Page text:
thoughtful, emotionally fleet and powerfully recorded
Support us financially by purchasing this from
Charles-Marie WIDOR (1844-1937)
Suite Latine (1932) [34:15]
Trois Nouvelles Pièces Op. 87 (1934) [13:53]
Bach’s Memento (1925) [24:43]
Marche Americaine (1876) [5:49]*
Conte d’Avril: No. 6. Marche Nuptiale (1890) [5:49]*
Joseph Nolan (organ)
rec. 2013, Saint Francois de Sales, Lyon*; 2015, Basilique Saint-Sernin, Toulouse. SIGNUM RECORDS SIGCD438 [2CDs: 48:10 + 34:29]
This final volume in Joseph Nolan’s superb cycle of Widor's organ symphonies is a rather special jewel with which to top its already distinguished crown. Widor's symphonies are justly renowned, though inevitably seen as a source for cherry-picking of their best moments by many. Less well-known are the pieces in this programme, which consists largely of later works composed after the final symphony was completed in 1899.
The Suite Latine is an elegant and restrained work, the 'Latine' of the title referring to a religious context rather than any other. Three of its six movements draw on Gregorian plainchant, a source of material that Widor had explored in his last two organ symphonies.
The Trois Nouvelle Pièces are described in the booklet as "new in composition, old in language, ancient in mood... the swansong testament of a ninety-year old." It is indeed hard to imagine this having been composed by someone who had been a teacher to Varèse and Messiaen, but Widor's creative voice retained its recognisable authenticity and uncompromising faith in tonal centres and expansive musical structures while the youth of the day were being attracted by experiment and the rhythms of jazz. There is perhaps a certain amount of knowing irony in the titles given to each piece. The bustling finale, Classique d'aujourd hui might be a reference to impetuous industry, but this is a toccata-like piece that also harks back to some of Widor's most distinctive movements, revelling in mastery of an idiom that he no doubt hoped would stand the test of time.
Bach's Memento takes us back just a few years to 1925. Without an opus number, this is a suite of six paraphrase-transcriptions from specific BWV numbers in Bach's catalogue that were made to inaugurate a new organ. The booklet notes refer to a certain amount of outraged contemporary criticism of the 'distortions' of Bach in these versions on their publication, but in a comparable fashion to Stokowski's transcriptions of Bach and others, Widor knew what he was doing. Indeed, he described his work as 'orchestrating' these pieces, intentionally using them as a vehicle for demonstrating the character of a particular instrument, the subtle and majestic results entirely enjoyable in their own right and taking nothing away from the originals, as indeed could hardly have been further away from Widor's own intentions. We always keep Bach's own scores and interpret these in our own way, and in this case Widor has drawn the music into his own idiom, combining and transforming each piece into an expression that embraces the possibilities of the gorgeous three-manual instrument at his disposal.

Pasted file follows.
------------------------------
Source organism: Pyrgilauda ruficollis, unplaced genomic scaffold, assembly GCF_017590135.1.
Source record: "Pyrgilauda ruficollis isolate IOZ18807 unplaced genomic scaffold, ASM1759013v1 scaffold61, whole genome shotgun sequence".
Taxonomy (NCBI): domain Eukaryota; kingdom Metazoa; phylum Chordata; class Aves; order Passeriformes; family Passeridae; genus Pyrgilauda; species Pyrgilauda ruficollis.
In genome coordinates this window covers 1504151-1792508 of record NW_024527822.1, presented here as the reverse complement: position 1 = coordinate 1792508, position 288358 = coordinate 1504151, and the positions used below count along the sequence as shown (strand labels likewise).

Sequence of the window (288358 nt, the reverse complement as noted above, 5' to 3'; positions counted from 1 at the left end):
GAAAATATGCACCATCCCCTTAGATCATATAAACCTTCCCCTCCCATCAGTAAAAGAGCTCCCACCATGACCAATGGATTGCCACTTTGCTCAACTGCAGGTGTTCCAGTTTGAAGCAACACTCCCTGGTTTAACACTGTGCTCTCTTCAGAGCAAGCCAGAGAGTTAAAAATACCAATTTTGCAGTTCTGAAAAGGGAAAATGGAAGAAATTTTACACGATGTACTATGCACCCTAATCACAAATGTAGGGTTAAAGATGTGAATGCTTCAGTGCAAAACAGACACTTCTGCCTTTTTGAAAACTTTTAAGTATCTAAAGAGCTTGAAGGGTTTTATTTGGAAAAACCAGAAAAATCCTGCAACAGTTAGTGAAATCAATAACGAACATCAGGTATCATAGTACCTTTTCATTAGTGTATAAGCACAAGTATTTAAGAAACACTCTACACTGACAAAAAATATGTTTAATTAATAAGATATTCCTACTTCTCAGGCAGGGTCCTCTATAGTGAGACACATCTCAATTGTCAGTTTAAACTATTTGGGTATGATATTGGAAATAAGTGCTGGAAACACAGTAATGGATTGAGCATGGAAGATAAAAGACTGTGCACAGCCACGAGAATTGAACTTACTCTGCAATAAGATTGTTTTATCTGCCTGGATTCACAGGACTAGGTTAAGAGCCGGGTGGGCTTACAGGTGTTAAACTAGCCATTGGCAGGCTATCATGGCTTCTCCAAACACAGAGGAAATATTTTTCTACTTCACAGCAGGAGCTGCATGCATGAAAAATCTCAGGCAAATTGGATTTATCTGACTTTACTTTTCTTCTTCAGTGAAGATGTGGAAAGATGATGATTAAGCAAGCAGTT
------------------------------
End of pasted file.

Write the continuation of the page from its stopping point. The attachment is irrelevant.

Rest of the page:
Reminding is that Widor's work went beyond pieces for organ, the Marche américaine is a fun transcription of a piano original from Widor's Feuillets d'album, and the Marche nuptiale was originally written for a play called ‘Conte d'Avril’, the music for which being quite a hit in its day. Summed up as 'recessional music at its best', the quiet beginning, steady build-up and rousing conclusion make this the perfect close to Joseph Nolan's triumphant Widor collection.
As far as comparisons go there aren’t that many to name for this programme. Movements from Bach’s Memento tend to crop up more as excerpts than in their complete form, as in Martin Schmeding’s Bach Transcriptions album (review). Recordings of the Suite Latine are also thin on the ground, but Ben van Oosten is good in his complete Widor edition on the MDG label, also using the Cavaillé-Coll instrument at St Sernin. Comparing Van Oosten with Nolan through online sources it would seem that the Signum engineer Mike Hatch has set his microphones a little closer, capturing more detail while also catching more mechanical noise from the instrument. It's a case of swings and roundabouts, but the impact at full fortissimo is more stunning from Nolan, so on those terms I would prefer this Signum recording. As with the symphonies, Joseph Nolan allows all of these pieces plenty of space to breathe without making them heavy or lugubrious, bringing out Widor's natural lyricism and the musicality of his expertise with organ registration and expression while also giving us every intricacy of his brilliant harmonic textures and counterpoint.
Founding Editor Rob Barnett Senior Editor
John Quinn Seen & Heard Editor Emeritus Bill Kenny Editor in Chief
Vacant MusicWeb Webmaster
David Barker MusicWeb Founder Len Mullenger